Amanda Dziedzic, Danielle Rickaby, Lauren Simeoni, and Melinda Young

9 September - 22 October 2016

Grow Your Own explores the idea of 'the greenhouse', an intimate indoor space providing a fertile background for four makers working in diverse mediums who cultivate, cross-pollinate and present exciting new works in a captivating environment. All the artists have a common love of the garden and the natural world which manifests into their aesthetic and conceptual practices.

 

 

For centuries the natural world has magnetised artists. The microscopic details, the colours, the scents, the scale and texture within botanicals particularly attract and inspire creative minds. Perhaps there is a familiarity that draws a maker into this world; we are all surrounded by nature in all its forms, from experiencing the wonderment of an ecosystem to ‘the birds and the bees’, or the regenerative processes of nature. Grow Your Own takes four craftswomen from around Australia, Adelaide (Lauren Simeoni and Danielle Rickaby), Melbourne (Amanda Dziedzic) and Sydney (Melinda Young) to Canberra to explore this world and present a beautifully surreal botanic wonderland.

More than a love for the natural world in common is the sense of humour of the artists. In addition to committed and mastered craftwork the works explore fruitopia with a keen kitschness and tongue in cheek approach.

Lauren Simeoni and Melinda Young in particular access a gaiety across their practices. Both jewellers utlilise their silversmithing training within their works (ANU and SCA respectively), while also enjoying the indulgence of sourced plastic imitation fruits and flora as primary materials. Scale is an important aspect of natural flora, with the tiniest most beautiful details often overlooked - but not by the eyes of a jeweller whose gaze is focused on the most initimate and precious of details. Metamorphic greenery not only fascinates in the micro, but also in its ability to grow, spread and proliferate in wild abudance. Like megaflora, Simeoni and Young can scale their work to enormous proportions, utilising the accessibility of their materials and capitalising on the abundance of colour and absurdity of material imitation. Together Simeoni and Young have been exploring fake foods and flora in their collaborative interstate exchange Unatural, naturally since 2007. Iterations of the exhibition Unatural, naturally have toured galleries around Australia & New Zealand, with the pair also curating an exhibition titled Unatural Acts a group exhibition (also exploring the natural world through imitation components) originally conceived for San Francisco’s renowned Velvet da Vinci Gallery. In addition to exhibiting their work in galleries the pair is known for adorning the city in which they exhibit with fake flora, literally taking to the streets with plastic foliage and super glue. Their works often intertwine, with audiences at times unable to differentiate between the artists pieces. There is beauty in a truly collaborative project, in the viewers difficulty ascertaining where one maker finishes (or begins) anothers work.

Amanda Dziedzic and Danielle Rickaby not only share inspiration and a fascination for the natural world, they also share a love of and dedication to hot glass. Although their practices are seperate and individually distinct they often share a working space, and as the nature of glassblowing requires, work as a team on collaborative production processes.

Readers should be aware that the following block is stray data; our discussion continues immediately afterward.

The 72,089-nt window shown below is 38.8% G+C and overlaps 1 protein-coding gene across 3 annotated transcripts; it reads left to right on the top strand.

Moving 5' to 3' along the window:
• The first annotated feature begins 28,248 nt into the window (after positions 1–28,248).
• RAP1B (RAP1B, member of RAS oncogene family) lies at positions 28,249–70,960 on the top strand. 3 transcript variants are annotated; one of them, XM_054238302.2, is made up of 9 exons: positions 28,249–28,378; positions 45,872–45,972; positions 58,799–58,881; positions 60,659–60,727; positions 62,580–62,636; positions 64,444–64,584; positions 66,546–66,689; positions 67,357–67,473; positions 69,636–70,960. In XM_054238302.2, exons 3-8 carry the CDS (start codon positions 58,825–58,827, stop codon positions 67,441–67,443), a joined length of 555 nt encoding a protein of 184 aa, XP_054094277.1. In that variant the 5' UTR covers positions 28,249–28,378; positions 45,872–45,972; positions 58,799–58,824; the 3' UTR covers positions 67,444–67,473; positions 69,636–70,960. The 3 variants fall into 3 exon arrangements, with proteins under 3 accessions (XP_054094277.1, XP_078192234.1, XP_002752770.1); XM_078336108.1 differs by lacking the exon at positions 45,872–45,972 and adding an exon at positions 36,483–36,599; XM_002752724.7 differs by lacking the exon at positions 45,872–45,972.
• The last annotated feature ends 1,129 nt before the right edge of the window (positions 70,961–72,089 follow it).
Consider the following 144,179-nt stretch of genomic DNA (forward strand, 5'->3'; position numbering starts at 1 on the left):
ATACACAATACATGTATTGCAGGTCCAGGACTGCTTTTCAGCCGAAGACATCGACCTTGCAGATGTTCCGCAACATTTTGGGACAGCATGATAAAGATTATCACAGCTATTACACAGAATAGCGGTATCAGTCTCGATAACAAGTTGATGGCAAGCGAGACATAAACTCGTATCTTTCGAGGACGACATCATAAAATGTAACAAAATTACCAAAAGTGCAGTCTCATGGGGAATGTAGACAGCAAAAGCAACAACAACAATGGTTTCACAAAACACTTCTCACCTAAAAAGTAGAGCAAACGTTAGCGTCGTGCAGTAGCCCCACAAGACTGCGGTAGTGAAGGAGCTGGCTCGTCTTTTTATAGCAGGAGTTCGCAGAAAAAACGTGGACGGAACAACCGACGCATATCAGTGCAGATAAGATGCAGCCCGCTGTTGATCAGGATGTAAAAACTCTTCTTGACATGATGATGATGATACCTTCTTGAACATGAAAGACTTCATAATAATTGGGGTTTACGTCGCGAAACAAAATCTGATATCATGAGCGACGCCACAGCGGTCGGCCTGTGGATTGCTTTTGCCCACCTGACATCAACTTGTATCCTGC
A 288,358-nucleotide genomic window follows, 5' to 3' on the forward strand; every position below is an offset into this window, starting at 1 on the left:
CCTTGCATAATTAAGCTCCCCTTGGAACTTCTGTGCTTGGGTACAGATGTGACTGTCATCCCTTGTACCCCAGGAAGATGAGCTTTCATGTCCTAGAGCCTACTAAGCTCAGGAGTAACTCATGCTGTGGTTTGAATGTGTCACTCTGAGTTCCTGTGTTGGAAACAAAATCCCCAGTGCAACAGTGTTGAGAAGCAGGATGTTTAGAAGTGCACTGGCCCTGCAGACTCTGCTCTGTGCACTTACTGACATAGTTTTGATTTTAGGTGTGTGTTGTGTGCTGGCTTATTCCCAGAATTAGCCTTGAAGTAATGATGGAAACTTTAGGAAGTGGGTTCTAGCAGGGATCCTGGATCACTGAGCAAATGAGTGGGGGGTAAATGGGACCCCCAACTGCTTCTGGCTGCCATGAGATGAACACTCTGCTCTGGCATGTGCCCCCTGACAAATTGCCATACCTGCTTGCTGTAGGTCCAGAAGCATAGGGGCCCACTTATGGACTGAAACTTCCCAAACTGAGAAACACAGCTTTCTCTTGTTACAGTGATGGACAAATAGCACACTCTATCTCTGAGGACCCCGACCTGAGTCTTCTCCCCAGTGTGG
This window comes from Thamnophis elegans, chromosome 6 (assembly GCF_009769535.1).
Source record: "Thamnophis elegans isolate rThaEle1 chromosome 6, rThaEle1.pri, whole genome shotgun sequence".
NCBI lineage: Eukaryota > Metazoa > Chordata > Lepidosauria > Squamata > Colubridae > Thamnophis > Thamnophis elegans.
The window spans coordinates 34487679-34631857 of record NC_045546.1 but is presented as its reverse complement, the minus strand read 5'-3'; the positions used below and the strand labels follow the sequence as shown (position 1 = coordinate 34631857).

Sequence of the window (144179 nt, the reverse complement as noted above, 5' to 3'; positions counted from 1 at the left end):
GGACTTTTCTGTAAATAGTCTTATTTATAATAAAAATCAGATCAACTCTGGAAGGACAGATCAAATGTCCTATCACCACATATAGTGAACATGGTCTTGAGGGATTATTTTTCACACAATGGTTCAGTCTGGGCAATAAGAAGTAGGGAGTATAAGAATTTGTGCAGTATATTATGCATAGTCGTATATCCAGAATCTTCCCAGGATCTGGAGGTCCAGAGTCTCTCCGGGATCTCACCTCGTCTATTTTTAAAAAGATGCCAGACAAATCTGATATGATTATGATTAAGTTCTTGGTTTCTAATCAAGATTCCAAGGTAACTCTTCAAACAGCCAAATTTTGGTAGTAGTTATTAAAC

Rickaby’s cartoon-like narrative explores the preciousness of the natural world. Her work focuses on overlooked or mundane aspects of the domestic garden, such as a suburban lawn or an unattended dirt patch. From banality she playfully creates tokens and treasures that portray the detail of a blade of grass, or the complexity of texture and colour within soil. Recently Rickaby has extended her practice to include flame worked glass, in which she achieves more detail and colour exploration, broadening the translation of botanicals.

Dziedzic’s exhibition work also hints at the reinvigoration of the lamp worked glass movement in Australia. She combines blown glass and lamp work to create incredibly detailed and realistic interpretations of vegetation, specifically garden vegetables. Her recent solo show I Dream A Glasshouse reinforced the natural world as her muse, transforming a gallery space into a stage of luscious colour and growth. Her practice focuses on fulfilling a universal desire for colour; through chromatic patterns and textures she harnesses nostalgic and familiar aspects of the natural world and presents them masterfully in glass.

There is a strength and an irony in four craftswomen armed with oxy torches, hammers and a glass furnace creating floral crafts; once a traditional hobby craft created by the lady of the house – recontextualised into social commentary by contemporary artists. Though Grow Your Own, is more than just a comment on DIY and sustainability, the works subtly comment on our place in the world, our observations on and affinities with our natural and built environments. Historically jewellery has revealed a wearers social and economic hierarchy through material, what is this commentary when materials are mass produced and salvaged? Perhaps currency does not lie in material but in conceptual rigour and craftmanship. The makers utilise materials commonly used within industry and mass production but eloquently master them to articulate the nuances of the natural world.

 

Debbie Pryor
Curator and Writer